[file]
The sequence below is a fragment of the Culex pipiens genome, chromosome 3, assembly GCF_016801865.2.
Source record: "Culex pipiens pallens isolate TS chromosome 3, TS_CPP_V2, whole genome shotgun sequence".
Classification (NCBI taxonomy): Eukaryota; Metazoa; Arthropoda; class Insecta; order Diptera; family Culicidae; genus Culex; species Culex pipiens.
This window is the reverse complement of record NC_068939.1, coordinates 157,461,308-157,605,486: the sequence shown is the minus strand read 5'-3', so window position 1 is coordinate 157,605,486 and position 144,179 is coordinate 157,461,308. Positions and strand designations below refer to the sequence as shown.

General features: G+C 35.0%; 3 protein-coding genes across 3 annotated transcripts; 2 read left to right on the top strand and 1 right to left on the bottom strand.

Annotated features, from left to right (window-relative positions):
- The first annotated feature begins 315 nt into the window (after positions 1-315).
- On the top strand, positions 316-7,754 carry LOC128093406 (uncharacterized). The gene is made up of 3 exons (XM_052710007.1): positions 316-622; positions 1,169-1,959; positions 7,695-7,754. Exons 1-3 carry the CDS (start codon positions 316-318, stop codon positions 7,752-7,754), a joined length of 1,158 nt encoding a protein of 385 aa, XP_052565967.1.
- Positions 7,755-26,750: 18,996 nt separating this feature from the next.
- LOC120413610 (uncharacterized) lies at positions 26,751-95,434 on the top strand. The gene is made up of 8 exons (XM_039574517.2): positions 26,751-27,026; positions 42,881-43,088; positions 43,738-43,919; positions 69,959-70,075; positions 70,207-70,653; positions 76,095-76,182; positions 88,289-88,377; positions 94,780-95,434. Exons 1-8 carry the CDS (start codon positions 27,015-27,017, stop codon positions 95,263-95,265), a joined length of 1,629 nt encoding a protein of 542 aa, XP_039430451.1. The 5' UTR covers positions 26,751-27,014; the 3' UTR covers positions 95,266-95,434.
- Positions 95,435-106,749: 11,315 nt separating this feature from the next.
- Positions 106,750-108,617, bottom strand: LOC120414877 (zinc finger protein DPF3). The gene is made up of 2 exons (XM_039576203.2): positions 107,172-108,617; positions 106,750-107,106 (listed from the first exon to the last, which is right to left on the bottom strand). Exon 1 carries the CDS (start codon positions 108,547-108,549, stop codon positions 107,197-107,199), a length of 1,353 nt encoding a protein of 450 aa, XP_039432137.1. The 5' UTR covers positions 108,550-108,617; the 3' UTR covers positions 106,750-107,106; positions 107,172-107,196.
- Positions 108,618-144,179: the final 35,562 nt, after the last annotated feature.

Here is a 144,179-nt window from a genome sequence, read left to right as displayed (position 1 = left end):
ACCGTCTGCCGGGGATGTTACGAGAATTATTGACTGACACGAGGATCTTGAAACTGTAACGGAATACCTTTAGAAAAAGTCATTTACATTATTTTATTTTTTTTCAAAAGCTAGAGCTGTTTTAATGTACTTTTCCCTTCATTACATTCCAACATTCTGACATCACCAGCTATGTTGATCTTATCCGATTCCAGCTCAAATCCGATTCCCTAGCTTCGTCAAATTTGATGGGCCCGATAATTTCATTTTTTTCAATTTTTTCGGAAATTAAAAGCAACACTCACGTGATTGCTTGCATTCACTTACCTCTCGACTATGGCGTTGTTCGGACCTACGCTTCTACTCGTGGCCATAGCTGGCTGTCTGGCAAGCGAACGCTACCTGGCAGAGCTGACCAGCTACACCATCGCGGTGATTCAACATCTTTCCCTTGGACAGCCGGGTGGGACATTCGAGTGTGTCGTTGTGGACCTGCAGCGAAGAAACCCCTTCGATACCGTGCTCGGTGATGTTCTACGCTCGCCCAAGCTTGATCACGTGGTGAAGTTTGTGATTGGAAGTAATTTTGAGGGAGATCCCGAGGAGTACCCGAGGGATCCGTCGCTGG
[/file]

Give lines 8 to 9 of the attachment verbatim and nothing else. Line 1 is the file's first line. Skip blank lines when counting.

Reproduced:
- On the top strand, positions 316-7,754 carry LOC128093406 (uncharacterized). The gene is made up of 3 exons (XM_052710007.1): positions 316-622; positions 1,169-1,959; positions 7,695-7,754. Exons 1-3 carry the CDS (start codon positions 316-318, stop codon positions 7,752-7,754), a joined length of 1,158 nt encoding a protein of 385 aa, XP_052565967.1.
- Positions 7,755-26,750: 18,996 nt separating this feature from the next.